As it often turns out, it’s no big surprise (at least to me) when reality turns out to be just a wee bit different.
When doing my research, one thing I noticed was that the ICU industry (for lack of a better term) seemed to be bragging about hand washing rates of 97%. My reaction: How the hell is that something to brag about in a frickin’ hospital???
But it’s worse than that. Much worse. Studies have found that hand washing rates in ICUs are appalling low. Even after “awaresness campaigns,” specialized training, and even when employees are told that their hand washing will be monitored. And these are the people that take care of the sick?
One study found that within an ICU setting, there was a hand washing rate of 72.8%. Nurses were best with a rate of 97.5%. Technicians came in second with a rate of 47.7%. Are you ready to guess who came in last place? Yep, doctors, with a rate of 37.6%.
37.6%? Holy shit!
The study also found that an “educational program” about hand washing improved the hand washing rate among nurses and technicians, but not doctors. Said the study, “No statistically significant changes in the handwashing behaviour among doctors was observed during the study period.” Is this the “God complex” at work? Apparently doctors don’t like to be told what to do, about anything, from anyone. Oh, put your hands on me, doctor! And some people actually want to date doctors?
Side story: My wife worked in a doctor’s office. It was a small office where people sat a few feet away from the restroom. When someone did their business you could hear every “plop,” if you know what I mean. More importantly, however, you could hear if running water was turned on. Running water that would imply that hand washing was taking place. And guess who used the restroom and didn’t turn on the water before coming back out? Yep! The doctor! One of my favorite expressions used to be, “The doctor will fee you now.” But I think that’s old and busted. From now on, I’m updating my phrase to “The doctor will pee you now.” It think that’s a lot more apropos.
So, it seems to me, we just might have identified at least one culprit when it comes to nosocomial infections, eh? Do a serious internet search regarding the problem of simply getting health care workers to wash their hands and you begin to get an idea about the magnitude of the problem we’re facing.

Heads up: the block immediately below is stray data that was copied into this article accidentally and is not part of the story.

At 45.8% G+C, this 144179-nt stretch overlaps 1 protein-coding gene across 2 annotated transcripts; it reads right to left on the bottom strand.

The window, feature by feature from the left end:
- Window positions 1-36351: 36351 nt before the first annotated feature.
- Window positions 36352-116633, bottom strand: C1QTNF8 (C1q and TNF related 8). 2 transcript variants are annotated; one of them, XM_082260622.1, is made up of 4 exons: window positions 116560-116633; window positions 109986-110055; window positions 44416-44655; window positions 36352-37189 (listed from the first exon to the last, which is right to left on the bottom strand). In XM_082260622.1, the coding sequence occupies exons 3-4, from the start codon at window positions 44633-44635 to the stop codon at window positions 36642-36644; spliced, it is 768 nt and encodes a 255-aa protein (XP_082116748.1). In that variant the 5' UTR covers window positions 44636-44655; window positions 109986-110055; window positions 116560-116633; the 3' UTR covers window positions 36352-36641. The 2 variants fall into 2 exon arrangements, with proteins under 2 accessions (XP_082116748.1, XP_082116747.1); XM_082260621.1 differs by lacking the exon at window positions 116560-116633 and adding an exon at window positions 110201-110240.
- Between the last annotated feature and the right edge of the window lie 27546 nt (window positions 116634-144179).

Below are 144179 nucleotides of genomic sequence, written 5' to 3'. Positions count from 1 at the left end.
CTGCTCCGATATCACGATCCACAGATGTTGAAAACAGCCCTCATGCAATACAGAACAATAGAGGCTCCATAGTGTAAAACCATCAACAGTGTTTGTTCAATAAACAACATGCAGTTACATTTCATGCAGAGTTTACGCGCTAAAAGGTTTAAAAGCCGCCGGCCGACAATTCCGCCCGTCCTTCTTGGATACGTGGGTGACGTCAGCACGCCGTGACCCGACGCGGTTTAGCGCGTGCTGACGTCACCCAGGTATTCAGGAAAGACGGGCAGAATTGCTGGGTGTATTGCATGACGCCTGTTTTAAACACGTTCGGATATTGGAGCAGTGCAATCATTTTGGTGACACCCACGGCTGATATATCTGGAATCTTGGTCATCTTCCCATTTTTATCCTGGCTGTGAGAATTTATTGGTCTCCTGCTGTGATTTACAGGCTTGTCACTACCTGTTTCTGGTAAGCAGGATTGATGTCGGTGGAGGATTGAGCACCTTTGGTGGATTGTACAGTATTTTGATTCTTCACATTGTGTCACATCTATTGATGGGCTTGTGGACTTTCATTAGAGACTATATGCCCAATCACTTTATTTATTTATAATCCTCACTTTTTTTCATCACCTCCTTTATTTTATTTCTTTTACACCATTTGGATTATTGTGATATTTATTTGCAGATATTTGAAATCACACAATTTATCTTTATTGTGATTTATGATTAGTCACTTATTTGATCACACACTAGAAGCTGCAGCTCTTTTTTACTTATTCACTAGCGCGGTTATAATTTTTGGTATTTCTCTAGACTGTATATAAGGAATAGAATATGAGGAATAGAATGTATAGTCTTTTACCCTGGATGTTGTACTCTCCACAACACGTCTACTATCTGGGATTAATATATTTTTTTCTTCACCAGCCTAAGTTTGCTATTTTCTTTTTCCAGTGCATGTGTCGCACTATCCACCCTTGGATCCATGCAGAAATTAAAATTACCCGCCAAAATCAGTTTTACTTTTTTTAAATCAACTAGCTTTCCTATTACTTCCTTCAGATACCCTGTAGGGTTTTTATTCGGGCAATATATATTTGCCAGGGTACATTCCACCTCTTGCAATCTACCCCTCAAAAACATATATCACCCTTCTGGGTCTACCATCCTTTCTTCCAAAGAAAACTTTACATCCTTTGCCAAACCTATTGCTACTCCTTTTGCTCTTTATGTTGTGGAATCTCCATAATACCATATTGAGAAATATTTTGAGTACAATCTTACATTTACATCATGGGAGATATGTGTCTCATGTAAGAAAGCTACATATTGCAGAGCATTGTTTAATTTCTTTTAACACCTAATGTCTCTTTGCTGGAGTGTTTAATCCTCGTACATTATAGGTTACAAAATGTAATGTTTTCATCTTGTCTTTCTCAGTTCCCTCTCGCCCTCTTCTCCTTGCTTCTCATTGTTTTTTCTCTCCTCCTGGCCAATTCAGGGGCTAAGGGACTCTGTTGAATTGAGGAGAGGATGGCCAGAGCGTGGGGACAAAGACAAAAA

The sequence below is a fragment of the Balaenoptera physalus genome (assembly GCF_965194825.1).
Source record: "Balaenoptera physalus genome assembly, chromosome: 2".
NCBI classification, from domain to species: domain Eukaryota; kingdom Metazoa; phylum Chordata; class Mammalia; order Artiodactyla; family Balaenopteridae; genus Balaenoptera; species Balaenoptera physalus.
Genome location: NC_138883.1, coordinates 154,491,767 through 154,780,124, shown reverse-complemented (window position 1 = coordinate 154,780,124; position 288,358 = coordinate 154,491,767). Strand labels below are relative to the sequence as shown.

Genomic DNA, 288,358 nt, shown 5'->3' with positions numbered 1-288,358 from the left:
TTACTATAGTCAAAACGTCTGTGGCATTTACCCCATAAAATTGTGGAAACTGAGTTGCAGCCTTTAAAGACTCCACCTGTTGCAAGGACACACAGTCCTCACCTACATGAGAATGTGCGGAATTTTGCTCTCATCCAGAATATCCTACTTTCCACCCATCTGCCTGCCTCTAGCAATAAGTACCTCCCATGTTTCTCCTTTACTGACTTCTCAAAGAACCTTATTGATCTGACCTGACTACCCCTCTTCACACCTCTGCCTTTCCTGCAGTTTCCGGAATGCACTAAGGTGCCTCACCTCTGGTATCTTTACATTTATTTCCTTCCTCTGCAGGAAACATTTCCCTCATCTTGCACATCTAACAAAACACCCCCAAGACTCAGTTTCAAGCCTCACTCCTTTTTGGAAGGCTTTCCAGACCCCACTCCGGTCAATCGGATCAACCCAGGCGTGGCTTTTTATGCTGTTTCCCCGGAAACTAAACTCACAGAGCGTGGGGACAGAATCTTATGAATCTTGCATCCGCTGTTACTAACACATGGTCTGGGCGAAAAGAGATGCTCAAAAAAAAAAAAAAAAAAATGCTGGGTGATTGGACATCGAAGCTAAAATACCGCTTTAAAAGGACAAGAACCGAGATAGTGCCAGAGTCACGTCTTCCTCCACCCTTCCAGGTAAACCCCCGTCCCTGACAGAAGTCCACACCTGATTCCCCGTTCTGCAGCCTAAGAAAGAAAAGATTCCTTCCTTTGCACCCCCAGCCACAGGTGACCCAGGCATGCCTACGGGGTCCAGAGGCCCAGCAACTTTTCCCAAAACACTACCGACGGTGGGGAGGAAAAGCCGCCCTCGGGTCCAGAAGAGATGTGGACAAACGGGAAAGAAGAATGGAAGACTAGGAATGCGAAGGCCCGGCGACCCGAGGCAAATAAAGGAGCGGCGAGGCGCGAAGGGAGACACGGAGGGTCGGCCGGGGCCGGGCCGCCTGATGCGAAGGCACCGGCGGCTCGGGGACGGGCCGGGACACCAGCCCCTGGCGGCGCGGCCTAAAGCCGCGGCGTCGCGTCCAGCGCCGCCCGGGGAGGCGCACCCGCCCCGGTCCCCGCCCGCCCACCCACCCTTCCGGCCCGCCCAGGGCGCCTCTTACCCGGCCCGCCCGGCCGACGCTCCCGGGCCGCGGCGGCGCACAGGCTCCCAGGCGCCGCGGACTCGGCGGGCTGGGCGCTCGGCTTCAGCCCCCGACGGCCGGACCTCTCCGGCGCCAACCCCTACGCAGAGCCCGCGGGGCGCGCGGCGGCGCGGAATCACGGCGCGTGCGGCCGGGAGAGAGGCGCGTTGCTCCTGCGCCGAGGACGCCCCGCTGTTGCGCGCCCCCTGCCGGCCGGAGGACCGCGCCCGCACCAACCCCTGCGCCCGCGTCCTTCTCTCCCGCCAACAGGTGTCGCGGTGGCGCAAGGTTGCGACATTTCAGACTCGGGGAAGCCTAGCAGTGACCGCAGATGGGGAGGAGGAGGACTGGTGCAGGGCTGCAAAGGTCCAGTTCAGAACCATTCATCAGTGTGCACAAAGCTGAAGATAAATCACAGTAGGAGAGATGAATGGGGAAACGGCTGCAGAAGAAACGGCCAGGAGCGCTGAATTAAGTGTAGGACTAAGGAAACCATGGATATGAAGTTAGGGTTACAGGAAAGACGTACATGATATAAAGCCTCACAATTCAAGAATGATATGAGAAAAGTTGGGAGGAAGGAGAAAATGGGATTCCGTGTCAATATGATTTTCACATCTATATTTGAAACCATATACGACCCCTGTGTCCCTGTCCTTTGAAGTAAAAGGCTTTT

The good news is that, since getting it’s humble start in hospitals and such, C. diff now seems to be making headway in the “outpatient setting,” also known as the general community outside of hospitals. You know, where people like you and me live our daily lives.
Humans! Is there anything they can’t do?
Thanks, Brea, for getting me started! 🙂
By now you’ve no doubt heard the latest. If not, please allow me this opportunity to start spreading the news…
Accept no substitutes.
The headline reads: STUDY: Nearly half of soda fountains contaminated with fecal matter
Excellent. Now we’re getting somewhere.
It is important to note that the study did not measure the tactile surfaces of soda fountains, like the buttons that must be pushed to dispense beverages. Due to the hand washing habits of your average human, positive results there would have hardly have raised an eyebrow. Nay, these researchers tested the beverages themselves. Yumm-o!
I’ve heard two theories regarding how this happens. One is that employees and customers may introduce the bacteria via inadvertent touching of surface areas on beverage dispensers. Another is that it could be coming from water lines. The press release below seems to rule out ice as the source.
Kudos to Hollins University for this fascinating discovery.
Here’s the press release:
Hollins Researchers Find Bacteria in Soda Fountain Beverages
Nov. 12, 2009
Roanoke, Va. – A team of faculty and student scientists at Hollins University has discovered that beverages from soda fountain machines can harbor microorganisms that may contribute to episodic gastric distress in the general population and could potentially pose a more significant threat to people with compromised immune systems.
The research was completed this summer and is available online in the International Journal of Food Microbiology (6-NOV-2009 DOI: 10.1016/j.ijfoodmicro.2009.10.031).
The research team obtained 90 beverages of three types (sugar sodas, diet sodas, and water) from 20 self-service and 10 personnel-dispensed soda fountains, analyzed them for microbial contamination, and evaluated the results with respect to U.S. drinking water regulations. A follow-up study compared the concentration and composition of microbial populations in 27 beverages collected from nine soda fountains in the morning and the afternoon.
“We obtained soda fountain beverages from a wide variety of fast food establishments and found that a significant number of the drinks had levels of bacteria, including coliforms, which would not be allowed in municipal drinking water,” said Dr. Renee Godard, professor of biology and director of environmental studies at Hollins, and a co-author of the study. “To our knowledge, no one has looked at bacterial contamination from soda fountain machines before, and our results may have public health implications. They signal the need for regulations that enforce the manufacturer’s recommended cleaning regimens for these beverage dispensers.”
The research project also examined soda fountain-dispensed ice and none of the ice samples exceeded U.S. drinking water standards. Statistical analyses revealed no difference in levels of microbial contamination between beverage types, or between those dispensed from self-service and personnel-dispensed soda fountains.
Biology department faculty members Amy White and Rebecca Beach, and students Carolyn Belling and Vicki Kasza co-authored the study with Godard.
No word yet on the possible presence of amoebas. 🙂
Life is a sport. Drink it up! Mwuhahahahaha!